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Loggerhead Sea Turtles

One of the larger species of sea turtles, the loggerhead turtle ranges from 200-400 pounds (90 - 180 kg) and up to 4 feet in length (1.2 meters). They occur throughout temperate and tropical regions of the Pacific, Indian, and Atlantic Oceans.

One of the most abundant of the species found in the US, they are named for their large head and strong crushing jaw (right) which enables them to eat hard-shelled prey such as crabs, conchs, and whelks.

  • One population of these turtles nests in Japan and migrates across the entire Pacific Ocean to the rich feeding grounds off the coast of Baja California Sur, Mexico, where they spend several years foraging and maturing.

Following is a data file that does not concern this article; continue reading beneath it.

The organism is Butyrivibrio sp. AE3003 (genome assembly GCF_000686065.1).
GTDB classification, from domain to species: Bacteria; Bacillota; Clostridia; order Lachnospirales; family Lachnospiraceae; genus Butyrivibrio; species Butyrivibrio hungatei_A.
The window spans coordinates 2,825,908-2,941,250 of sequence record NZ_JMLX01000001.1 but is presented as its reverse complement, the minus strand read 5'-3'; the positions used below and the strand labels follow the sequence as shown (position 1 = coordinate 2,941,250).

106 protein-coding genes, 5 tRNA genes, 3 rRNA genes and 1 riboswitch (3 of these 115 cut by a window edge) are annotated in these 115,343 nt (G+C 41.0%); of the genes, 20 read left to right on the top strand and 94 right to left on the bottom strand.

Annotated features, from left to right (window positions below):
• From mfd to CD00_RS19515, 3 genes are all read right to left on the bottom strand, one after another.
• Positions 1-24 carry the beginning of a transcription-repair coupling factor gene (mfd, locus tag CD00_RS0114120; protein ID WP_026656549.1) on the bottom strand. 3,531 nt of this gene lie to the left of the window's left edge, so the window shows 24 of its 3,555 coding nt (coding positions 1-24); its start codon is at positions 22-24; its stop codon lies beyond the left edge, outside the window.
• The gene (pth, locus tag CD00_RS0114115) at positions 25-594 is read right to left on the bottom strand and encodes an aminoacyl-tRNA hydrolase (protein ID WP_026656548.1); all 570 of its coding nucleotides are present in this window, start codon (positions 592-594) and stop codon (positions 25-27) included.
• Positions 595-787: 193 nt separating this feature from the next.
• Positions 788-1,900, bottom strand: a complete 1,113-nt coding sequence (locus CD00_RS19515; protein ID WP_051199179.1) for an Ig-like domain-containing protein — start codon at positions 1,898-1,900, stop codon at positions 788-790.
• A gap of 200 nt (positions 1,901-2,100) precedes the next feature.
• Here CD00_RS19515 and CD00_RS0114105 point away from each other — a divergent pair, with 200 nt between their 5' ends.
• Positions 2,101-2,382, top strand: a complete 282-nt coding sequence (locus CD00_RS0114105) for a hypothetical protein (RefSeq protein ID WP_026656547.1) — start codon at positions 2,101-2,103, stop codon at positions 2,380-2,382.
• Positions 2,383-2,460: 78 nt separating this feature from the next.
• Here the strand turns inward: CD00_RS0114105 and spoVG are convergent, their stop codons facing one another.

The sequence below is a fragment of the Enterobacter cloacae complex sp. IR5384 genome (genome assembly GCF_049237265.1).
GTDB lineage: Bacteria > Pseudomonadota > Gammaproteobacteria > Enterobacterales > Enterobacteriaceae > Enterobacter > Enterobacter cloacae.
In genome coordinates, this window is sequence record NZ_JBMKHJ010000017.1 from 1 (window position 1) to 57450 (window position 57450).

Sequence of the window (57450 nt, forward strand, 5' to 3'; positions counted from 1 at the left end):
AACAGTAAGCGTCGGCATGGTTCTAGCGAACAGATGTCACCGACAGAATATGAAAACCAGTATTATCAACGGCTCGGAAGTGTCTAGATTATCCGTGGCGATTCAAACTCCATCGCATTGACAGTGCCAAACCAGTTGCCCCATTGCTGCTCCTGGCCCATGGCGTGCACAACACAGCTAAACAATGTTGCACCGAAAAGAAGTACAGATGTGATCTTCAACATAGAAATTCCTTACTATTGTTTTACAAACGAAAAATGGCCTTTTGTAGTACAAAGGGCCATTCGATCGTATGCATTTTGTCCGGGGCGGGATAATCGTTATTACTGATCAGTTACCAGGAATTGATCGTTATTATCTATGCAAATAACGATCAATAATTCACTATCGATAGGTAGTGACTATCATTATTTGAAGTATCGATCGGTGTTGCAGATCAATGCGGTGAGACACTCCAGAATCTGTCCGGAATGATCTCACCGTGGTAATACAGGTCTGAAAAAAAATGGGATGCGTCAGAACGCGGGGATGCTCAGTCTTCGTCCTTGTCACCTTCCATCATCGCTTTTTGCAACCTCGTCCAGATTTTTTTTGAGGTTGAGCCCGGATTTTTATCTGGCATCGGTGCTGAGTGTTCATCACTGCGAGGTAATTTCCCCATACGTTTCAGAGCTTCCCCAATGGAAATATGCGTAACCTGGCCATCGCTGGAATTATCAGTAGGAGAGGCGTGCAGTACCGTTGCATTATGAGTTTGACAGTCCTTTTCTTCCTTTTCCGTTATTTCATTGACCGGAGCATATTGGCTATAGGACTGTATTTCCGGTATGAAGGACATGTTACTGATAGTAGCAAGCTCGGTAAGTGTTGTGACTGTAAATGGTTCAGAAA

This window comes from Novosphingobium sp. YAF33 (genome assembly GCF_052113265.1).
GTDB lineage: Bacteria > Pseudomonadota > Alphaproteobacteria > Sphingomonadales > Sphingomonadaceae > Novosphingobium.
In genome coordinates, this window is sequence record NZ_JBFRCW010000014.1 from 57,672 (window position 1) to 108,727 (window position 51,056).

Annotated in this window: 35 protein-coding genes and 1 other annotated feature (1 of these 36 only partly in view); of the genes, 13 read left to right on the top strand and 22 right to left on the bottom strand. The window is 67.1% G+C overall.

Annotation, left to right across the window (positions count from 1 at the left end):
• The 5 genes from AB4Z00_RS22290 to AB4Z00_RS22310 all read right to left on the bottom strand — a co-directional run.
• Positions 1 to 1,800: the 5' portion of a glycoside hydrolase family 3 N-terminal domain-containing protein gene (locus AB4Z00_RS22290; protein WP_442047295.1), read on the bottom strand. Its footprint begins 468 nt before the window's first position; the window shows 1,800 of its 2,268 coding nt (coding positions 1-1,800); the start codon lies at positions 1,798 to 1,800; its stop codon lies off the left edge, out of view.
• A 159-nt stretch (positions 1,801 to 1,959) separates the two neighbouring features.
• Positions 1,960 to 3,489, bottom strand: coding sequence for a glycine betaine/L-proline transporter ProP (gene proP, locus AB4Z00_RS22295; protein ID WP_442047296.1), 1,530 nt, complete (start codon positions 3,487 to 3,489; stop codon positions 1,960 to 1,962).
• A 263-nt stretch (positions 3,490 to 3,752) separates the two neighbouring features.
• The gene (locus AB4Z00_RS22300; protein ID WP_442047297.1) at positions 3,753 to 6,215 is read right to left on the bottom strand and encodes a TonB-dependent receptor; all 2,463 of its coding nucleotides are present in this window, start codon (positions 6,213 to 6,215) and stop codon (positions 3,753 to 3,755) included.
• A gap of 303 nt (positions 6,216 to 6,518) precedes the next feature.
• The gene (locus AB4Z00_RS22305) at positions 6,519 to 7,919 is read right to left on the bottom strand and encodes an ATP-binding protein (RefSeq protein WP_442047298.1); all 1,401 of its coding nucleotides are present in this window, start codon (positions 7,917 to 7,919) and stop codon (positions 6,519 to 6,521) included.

• In the US, most of their nests are laid in Florida, however in the last decade the number of nests in Florida has declined by 40%.

  • They are listed as Vulnerable around the world by the IUCN Red List and Threatened in the US.

  • Their scientific name is Caretta caretta.

  • Masirah Island off the coast of Oman in the Middle East has the largest congregation of nesting loggerheads in the world, with an estimated 30,000 nests laid per year.

  • Loggerheads carry many organisms on their carapace (shell), like barnacles and crabs. Scientists have identified between 50-100 species of plant and invertebrate animals hitching a ride. These hitchhikers are called epibionts.